And that’s how decentralized exchanges on the blockchain came into existence.
What DEX is All About
A decentralized exchange, or DEX, is a p2p platform that enables cryptocurrency transactions between two users excluding third-parties. These platforms set up markets on the blockchain and provide the opportunity to exchange cryptocurrency directly between traders. In simple terms, peer-to-peer or from one blockchain wallet to another. The management process is carried out automatically or with the help of their customers.
The very definition of a decentralized exchange implies that there are no servers that store your data; all they do is help you find the right matches for your orders. You stay the sole owner of your cryptocurrency every step of the way.
Developers have come up with multiple approaches on how to organize a working DEX model on the blockchain, from off-chain order matching and on-chain settlement, to smart contracts, to various hybrid models (when decentralized exchanges are in practice only partially decentralized).
The simplest option for a decentralized exchange is to use one single blockchain in order to record cryptocurrency transactions. That’s why many of the decentralized exchanges are built on top of the Ethereum blockchain and are able to exchange the Ethereum cryptocurrency and Ethereum tokens, such as ERC20 or ERC721.
However, there is a way to execute peer-to-peer transactions between blockchains as well. This method is called cross-chain atomic swaps.
As much as we love the idea of being solely in charge of our cryptocurrency and staying anonymous, there is a downside to it.
First of all, decentralized exchanges have a not-so-flattering reputation for poor user experience and confusing interfaces. Basically, most blockchain beginners stand no chance of puzzling them out quickly. Centralized exchanges provide their customers with a whole bunch of trading tools that make the entire process of trading cryptocurrency a lot easier, which these exchanges are usually not able to deliver.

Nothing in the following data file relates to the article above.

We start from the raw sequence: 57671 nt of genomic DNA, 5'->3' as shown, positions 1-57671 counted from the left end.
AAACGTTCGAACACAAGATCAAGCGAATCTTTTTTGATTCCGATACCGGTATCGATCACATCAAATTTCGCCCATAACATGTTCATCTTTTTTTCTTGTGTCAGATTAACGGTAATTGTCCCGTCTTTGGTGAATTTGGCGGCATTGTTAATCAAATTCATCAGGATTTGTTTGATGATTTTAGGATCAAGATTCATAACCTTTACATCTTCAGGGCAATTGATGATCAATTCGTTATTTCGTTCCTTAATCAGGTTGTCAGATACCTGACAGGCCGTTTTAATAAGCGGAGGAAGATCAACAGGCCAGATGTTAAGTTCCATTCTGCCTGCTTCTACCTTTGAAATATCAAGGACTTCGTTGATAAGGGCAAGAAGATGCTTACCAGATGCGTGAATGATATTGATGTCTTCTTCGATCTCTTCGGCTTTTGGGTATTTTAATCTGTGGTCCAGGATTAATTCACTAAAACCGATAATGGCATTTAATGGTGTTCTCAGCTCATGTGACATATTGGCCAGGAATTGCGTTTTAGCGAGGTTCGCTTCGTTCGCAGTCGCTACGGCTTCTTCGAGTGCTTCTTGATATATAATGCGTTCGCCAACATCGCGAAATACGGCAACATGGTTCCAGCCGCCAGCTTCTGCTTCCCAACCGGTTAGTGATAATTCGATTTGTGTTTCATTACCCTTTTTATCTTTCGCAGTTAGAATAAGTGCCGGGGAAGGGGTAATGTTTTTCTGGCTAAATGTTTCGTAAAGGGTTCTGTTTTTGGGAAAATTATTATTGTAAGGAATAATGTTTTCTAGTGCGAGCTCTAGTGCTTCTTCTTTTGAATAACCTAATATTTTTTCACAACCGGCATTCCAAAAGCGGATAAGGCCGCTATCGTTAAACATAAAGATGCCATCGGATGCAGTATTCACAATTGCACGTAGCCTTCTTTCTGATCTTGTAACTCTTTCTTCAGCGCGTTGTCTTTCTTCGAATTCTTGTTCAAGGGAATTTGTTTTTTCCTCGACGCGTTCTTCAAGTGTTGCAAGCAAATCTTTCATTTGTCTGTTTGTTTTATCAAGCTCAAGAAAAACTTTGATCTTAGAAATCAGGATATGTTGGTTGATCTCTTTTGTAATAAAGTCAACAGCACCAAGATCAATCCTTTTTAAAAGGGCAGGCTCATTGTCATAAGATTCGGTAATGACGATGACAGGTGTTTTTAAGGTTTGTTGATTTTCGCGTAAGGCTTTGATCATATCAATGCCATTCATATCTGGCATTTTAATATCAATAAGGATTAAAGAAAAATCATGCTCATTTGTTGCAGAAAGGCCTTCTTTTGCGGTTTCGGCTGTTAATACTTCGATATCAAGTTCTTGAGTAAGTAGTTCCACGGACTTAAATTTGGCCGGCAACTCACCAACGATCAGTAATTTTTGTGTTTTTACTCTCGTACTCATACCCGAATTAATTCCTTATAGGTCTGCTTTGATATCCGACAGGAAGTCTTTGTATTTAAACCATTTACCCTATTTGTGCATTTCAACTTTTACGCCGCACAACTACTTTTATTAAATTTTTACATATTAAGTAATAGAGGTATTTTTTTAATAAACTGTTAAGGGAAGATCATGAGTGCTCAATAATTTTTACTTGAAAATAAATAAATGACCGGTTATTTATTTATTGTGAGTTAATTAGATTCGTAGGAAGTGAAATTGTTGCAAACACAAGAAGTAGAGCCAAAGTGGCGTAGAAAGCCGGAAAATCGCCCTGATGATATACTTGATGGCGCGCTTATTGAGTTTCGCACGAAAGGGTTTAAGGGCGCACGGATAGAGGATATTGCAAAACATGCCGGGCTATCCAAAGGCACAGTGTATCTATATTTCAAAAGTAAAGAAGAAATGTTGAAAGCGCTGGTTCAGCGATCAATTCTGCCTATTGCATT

Secondly, these exchanges show low liquidity levels, and this is a crucial point for an exchange. After all, you turn to an exchange with one particular and very clear goal: to trade your cryptocurrency and if the service takes too long, you’re more likely to never use it again.
And finally, decentralized blockchain platforms cannot facilitate a fiat to cryptocurrency exchange, because at the moment it is impossible to do so without a trusted authority that keeps track of account balances. Obviously, this is another red flag for users who have only just begun their blockchain journey and hold no cryptocurrency whatsoever.
Although decentralized exchanges are still lacking the functionality, flexibility, and liquidity their centralized rivals can easily afford, they do provide us with advanced security and anonymity, which are the major pillars of the crypto space. Decentralized exchanges are clearly not for everyone. Not even every experienced trader could easily figure out how to use a decentralized exchange after he got used to the centralized alternative. Not to mention blockchain and crypto newcomers.
But frankly speaking, a lot of exchanges that proudly call themselves DEXs, in practice, turn out to be so-called hybrid models whether they store some data on their servers (not keys though!) or force you to create a cryptocurrency wallet on their blockchain. Although it compromises the security part of the deal, it may also bring in advanced functionality.
On the other hand, the blockchain industry is developing rapidly. And since anonymity and control over your own funds are the key elements of the cryptocurrency movement, it’s possible that we will soon witness how decentralized exchanges overcome their issues and set up a new standard for crypto trading.
Right now, when decentralized exchanges are still in the first stages of their development, the majority of the users still prefer their centralized rivals. Those decentralized exchanges that live up to their name are currently popular with hardcore blockchain enthusiasts.